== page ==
Hi! Lindi here! One day post Mother’s Day. I hope everyone had a great Mother’s Day!
I wanted to announce that Priscila and Juliejob were the winners of a copy of Uptown Flirt! If you send me your email address, I’ll get that copy to you! (authorlindip at gmail dot com.)
Mother’s Day got me to thinking about moms and reading and writing. Let’s just say my mom was scratching her head when she started reading my books.
My first published book, Her Best Catch, Allison’s mom was widowed and acting sixteen when it came to dating. My second published book, Summer’s Song, Summer’s mom was plain mean and manipulative and trying to get everything she could out of her famous daughter. Then, in my third published novel, Rich in Love, Ann’s mom had left her to do mission work around the world.
The way I see it, as a writer, if a girl can count on her mom what does why would she turn to the hero. Right? I know there are amazing romances out there with heroines who have awesome, always there moms. I have written a couple of them. But, I find it more interesting for my heroines to have challenges of all kinds. Sometimes including the mother.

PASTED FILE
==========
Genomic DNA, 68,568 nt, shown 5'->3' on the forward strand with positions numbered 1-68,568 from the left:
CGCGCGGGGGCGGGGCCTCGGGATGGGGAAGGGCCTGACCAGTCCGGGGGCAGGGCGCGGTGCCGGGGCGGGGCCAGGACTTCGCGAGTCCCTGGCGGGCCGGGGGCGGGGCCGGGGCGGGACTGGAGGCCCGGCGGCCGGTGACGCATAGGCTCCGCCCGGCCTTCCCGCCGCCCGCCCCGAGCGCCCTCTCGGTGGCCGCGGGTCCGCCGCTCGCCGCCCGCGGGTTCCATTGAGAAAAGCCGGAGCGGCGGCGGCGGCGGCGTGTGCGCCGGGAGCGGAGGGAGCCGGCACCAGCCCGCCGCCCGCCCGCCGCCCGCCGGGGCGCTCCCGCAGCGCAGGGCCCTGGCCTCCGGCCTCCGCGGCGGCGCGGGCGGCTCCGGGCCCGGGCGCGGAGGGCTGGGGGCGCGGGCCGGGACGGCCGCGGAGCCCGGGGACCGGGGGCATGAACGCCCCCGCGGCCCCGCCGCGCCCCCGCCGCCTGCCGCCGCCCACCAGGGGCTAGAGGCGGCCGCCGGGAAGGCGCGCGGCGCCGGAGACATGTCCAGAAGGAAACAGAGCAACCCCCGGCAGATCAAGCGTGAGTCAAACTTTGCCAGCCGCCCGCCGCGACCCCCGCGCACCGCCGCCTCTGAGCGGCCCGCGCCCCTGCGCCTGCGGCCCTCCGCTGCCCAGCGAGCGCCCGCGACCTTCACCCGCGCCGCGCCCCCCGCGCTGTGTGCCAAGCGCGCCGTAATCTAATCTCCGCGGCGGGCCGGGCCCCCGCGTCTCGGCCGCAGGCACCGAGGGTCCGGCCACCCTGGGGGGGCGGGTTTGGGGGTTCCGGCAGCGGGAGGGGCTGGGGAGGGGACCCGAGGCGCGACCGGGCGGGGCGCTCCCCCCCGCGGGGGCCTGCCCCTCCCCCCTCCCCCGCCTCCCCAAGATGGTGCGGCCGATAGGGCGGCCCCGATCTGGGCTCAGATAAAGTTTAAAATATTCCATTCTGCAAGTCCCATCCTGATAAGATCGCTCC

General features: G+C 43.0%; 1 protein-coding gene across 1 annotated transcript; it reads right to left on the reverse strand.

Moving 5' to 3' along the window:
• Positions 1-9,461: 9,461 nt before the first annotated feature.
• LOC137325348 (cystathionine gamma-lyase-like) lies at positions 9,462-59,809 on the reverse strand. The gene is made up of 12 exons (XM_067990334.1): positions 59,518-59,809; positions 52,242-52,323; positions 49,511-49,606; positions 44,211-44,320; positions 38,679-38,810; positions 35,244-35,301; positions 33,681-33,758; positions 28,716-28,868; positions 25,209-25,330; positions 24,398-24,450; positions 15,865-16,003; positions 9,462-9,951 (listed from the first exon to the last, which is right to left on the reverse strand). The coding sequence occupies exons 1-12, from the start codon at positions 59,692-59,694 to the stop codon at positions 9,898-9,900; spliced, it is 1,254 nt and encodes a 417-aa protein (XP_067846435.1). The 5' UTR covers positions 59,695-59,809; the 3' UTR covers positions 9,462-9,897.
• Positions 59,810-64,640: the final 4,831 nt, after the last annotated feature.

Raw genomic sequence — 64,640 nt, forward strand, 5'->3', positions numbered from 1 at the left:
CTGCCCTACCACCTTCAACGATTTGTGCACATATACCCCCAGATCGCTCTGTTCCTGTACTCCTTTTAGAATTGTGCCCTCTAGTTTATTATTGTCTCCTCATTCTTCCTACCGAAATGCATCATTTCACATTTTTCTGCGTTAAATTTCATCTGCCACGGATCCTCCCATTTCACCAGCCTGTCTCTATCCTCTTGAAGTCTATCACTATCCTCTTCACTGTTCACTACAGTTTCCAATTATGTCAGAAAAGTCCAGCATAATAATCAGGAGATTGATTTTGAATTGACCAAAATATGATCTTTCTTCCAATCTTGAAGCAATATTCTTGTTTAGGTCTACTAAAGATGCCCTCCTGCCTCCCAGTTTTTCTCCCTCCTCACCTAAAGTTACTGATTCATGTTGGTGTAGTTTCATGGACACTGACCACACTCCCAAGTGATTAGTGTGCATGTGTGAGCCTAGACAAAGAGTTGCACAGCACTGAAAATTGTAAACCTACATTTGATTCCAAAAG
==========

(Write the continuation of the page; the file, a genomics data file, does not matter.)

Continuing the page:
My mom, who also is one of my Beta readers, has started to read my next books with this mindset. “What kind of crazy mother will this girl have?”
I really like writing quirky, funny and different moms. They often make the story interesting and can cause the heroine conflict. That conflict sometimes can push the hero and heroine closer together. In Summer’s Song, the hero, Levi, had a difficult upbringing. He was annoyed with the way Summer’s mother was treating her, yet he showed her how to see the good in her.
In Her Best Catch, Allison learned a lot about her mother. As Allison was starting to have a relationship with Ashton, she saw certain aspects of her mother that needed attention. Allison saw her mother in a different light as a result of her relationship with Ashton.
Rich in Love’s Ann’s mom was a missionary. She and Ann traveled the world together doing mission work, but when Ann became a teenager she wanted to stay in the States and go to school and do teenager type things. Ann’s mom chose to continue the mission work, so Ann lived with her Aunt Venus. When Ann meets the hero, accountant Brett, she quickly learns he’s leaving the accounting life to go and be a missionary. Uh, oh? How does Ann reconcile this? It was a process for sure!
Here’s our question for today. What types of moms do you like to read about? Stable, family-type moms who are there when their girl needs them? Quirky, sometimes difficult moms? I’d love to hear what some of your favorite books are with moms in them, or how about a true fun mom story that you would like to share?
Here’s to moms everywhere!